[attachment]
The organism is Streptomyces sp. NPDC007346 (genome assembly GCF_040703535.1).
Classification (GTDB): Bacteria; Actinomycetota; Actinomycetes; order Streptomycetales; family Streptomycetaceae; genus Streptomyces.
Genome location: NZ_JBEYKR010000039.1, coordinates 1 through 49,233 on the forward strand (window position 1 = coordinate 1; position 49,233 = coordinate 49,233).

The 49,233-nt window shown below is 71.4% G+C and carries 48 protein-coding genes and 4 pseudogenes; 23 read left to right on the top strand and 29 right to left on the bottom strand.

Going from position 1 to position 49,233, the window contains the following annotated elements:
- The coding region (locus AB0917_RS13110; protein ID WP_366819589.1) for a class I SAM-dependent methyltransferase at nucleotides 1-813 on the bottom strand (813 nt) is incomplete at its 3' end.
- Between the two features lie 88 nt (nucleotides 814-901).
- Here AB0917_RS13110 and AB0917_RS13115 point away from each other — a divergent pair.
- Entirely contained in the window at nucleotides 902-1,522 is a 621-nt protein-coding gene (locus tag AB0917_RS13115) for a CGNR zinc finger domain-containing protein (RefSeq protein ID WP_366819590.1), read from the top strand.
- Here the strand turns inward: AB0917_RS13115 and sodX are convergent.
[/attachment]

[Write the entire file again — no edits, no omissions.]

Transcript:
The organism is Streptomyces sp. NPDC007346 (genome assembly GCF_040703535.1).
Classification (GTDB): Bacteria; Actinomycetota; Actinomycetes; order Streptomycetales; family Streptomycetaceae; genus Streptomyces.
Genome location: NZ_JBEYKR010000039.1, coordinates 1 through 49,233 on the forward strand (window position 1 = coordinate 1; position 49,233 = coordinate 49,233).

The 49,233-nt window shown below is 71.4% G+C and carries 48 protein-coding genes and 4 pseudogenes; 23 read left to right on the top strand and 29 right to left on the bottom strand.

Going from position 1 to position 49,233, the window contains the following annotated elements:
- The coding region (locus AB0917_RS13110; protein ID WP_366819589.1) for a class I SAM-dependent methyltransferase at nucleotides 1-813 on the bottom strand (813 nt) is incomplete at its 3' end.
- Between the two features lie 88 nt (nucleotides 814-901).
- Here AB0917_RS13110 and AB0917_RS13115 point away from each other — a divergent pair.
- Entirely contained in the window at nucleotides 902-1,522 is a 621-nt protein-coding gene (locus tag AB0917_RS13115) for a CGNR zinc finger domain-containing protein (RefSeq protein ID WP_366819590.1), read from the top strand.
- Here the strand turns inward: AB0917_RS13115 and sodX are convergent.